VOLUME 25 : NUMBER 5 : October 2002
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Some of the views expressed in the following notes on newly approved products should be regarded as preliminary, as there may have been limited published data at the time of publication, and little experience in Australia of their safety or efficacy. However, the Editorial Executive Committee believes that comments made in good faith at an early stage may still be of value. Before new drugs are prescribed, the Committee believes it is important that more detailed information is obtained from the manufacturer's approved product information, a drug information centre or some other appropriate source.
100 mg, 200 mg and 400 mg film-coated tablets
Approved indication: schizophrenia
Australian Medicines Handbook section 18.2
Amisulpride is a benzamide antipsychotic which antagonises dopamine receptors. It binds to the D2 and D3 dopamine receptors, but has little affinity for muscarinic or serotonin receptors. This pattern of activity differs from that seen with atypical antipsychotics.
The oral formulation has a bioavailability of 48%, but is not
extensively metabolised. Most of the drug is excreted unchanged,
with an elimination half-life of 12 hours. Clearance is reduced in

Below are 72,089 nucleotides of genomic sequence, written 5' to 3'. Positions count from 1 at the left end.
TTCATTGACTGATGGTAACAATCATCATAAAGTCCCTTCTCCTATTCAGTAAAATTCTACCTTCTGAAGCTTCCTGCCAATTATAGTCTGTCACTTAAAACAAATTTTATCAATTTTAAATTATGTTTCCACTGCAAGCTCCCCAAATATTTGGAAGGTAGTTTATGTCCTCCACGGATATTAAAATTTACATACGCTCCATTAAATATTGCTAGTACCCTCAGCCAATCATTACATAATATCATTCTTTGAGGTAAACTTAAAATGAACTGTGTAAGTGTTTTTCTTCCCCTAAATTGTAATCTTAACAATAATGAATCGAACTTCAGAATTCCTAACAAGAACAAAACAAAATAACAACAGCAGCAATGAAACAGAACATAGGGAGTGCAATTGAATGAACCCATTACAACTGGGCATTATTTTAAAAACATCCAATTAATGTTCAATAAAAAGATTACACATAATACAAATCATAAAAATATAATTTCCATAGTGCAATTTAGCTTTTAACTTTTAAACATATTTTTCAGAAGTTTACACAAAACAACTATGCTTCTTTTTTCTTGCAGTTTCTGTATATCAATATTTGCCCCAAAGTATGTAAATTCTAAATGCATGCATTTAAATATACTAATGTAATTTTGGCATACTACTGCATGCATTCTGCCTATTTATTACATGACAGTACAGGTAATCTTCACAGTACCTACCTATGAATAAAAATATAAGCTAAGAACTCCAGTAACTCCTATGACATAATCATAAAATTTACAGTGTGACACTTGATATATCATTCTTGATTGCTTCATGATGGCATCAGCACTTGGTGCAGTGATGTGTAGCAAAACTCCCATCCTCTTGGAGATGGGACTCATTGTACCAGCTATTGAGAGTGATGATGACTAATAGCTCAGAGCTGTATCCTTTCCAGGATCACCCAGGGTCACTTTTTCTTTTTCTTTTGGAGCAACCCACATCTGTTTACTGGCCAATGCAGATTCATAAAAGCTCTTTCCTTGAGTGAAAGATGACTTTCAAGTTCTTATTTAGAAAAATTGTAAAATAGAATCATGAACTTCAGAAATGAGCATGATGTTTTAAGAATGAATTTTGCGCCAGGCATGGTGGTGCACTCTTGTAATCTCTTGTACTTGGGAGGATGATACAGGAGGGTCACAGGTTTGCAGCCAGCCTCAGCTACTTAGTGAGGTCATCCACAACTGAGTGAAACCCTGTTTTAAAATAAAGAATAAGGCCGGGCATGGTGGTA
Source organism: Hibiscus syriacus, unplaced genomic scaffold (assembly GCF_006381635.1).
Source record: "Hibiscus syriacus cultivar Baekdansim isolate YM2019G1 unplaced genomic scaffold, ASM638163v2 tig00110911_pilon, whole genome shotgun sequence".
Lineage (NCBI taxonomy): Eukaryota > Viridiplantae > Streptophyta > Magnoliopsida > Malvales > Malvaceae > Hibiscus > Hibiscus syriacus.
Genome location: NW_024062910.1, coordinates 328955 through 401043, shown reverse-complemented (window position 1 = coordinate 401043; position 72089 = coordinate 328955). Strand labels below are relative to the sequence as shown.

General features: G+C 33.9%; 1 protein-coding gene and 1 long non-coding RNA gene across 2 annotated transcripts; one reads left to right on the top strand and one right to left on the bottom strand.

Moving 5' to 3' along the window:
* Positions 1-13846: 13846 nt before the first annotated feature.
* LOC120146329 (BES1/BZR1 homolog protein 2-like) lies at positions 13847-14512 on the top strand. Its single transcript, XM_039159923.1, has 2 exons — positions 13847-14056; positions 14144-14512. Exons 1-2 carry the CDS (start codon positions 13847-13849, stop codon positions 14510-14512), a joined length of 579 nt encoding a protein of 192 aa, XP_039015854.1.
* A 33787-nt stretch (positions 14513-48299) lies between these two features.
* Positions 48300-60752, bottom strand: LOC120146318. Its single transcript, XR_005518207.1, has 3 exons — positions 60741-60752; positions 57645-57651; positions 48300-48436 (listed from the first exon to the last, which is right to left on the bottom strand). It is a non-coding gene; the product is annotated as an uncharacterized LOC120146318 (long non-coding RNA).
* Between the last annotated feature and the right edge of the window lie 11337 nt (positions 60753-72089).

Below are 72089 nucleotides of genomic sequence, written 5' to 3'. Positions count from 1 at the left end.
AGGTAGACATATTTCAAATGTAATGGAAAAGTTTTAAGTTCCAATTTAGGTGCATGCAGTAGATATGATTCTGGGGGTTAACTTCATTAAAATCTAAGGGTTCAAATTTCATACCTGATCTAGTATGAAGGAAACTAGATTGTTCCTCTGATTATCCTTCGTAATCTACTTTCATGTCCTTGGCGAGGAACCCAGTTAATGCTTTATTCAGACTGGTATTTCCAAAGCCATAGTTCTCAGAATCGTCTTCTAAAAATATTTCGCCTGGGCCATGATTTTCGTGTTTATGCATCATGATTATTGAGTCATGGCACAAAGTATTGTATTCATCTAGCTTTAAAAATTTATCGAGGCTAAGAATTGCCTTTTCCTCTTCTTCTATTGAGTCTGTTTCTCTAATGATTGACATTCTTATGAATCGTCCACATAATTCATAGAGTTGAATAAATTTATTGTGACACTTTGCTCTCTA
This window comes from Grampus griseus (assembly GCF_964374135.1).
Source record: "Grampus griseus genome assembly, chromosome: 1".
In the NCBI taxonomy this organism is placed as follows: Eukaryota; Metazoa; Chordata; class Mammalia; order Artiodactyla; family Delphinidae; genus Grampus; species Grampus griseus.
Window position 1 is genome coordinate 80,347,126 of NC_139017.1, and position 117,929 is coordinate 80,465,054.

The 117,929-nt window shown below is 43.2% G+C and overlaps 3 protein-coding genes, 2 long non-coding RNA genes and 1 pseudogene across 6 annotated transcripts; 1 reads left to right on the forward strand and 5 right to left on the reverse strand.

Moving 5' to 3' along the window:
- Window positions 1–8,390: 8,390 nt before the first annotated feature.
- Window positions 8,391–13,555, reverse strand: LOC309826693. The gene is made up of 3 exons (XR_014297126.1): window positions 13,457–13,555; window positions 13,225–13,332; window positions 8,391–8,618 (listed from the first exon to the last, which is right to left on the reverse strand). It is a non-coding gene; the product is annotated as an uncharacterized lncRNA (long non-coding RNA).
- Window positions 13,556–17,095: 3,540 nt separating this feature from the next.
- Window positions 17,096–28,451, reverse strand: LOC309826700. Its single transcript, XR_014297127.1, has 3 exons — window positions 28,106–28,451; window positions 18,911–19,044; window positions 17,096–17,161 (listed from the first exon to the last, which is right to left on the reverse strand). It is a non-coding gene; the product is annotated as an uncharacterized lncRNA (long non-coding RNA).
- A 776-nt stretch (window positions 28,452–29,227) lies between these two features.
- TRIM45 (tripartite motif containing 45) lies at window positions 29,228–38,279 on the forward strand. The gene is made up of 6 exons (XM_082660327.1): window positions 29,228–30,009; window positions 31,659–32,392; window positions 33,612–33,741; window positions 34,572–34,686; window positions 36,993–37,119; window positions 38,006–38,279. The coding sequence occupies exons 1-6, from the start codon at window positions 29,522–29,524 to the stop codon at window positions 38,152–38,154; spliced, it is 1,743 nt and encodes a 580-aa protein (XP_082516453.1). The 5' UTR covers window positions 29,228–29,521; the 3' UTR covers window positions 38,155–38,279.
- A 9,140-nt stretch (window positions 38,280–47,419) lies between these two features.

patients with renal impairment.
A meta-analysis of trials which compared amisulpride with
conventional antipsychotic drugs found that it had greater efficacy
in patients with acute schizophrenia.1 Amisulpride has been
compared with haloperidol in patients with chronic schizophrenia.
After one year, a study of 60 in-patients found no significant
difference in overall efficacy, but there was a trend suggesting
amisulpride may be more beneficial for negative
Another larger study (488 patients) also found that amisulpride had
a greater effect than haloperidol on negative symptoms.3
Like the atypical antipsychotics, amisulpride causes fewer extra
pyramidal adverse effects than conventional drugs. Its extra
pyramidal effects are dose related. Common adverse effects include
insomnia, anxiety, agitation and weight gain. The release of
prolactin may result in problems such as galactorrhoea and
amenorrhoea. There is a potential for amisulpride to cause torsade
de pointes as it prolongs the QT interval. Amisulpride is therefore
contraindicated in combination with other drugs which cause QT
prolongation. Caution is also advised if the patient is taking
diuretics or other drugs which may cause hypokalaemia.
While amisulpride has effects which are similar to those of the
atypical antipsychotics, there is little information about the
relative benefits. One eight-week study found amisulpride and
risperidone had similar efficacy in acute schizophrenia.4
1. Leucht S, Pitschel-Walz G,
Engel RR, Kissling W. Amisulpride, an unusual 'atypical'
antipsychotic: a meta-analysis of randomized controlled trials. Am
J Psychiatry 2002;159:188-90.
2. Speller JC, Barnes TR, Curson DA, Pantelis C, Alberts JL. One year, low-dose neuroleptic study of in-patients with chronic schizophrenia characterised by persistent negative symptoms. Br J Psychiatry 1997;171:564-8.
3. Colonna L, Saleem P, Dondey-Nouvel L, Rein W. Long-term safety and efficacy of amisulpride in subchronic or chronic schizophrenia. Int Clin Pychopharmacol 2000;15:13-22.
4. Peuskens J, Bech P, Möller HJ, Bale R, Fleurot O, Rein W. Amisulpride vs. risperidone in the treatment of acute exacerbations of schizophrenia. Psychiatry Res 1999;88:107-17.
First published online October 2002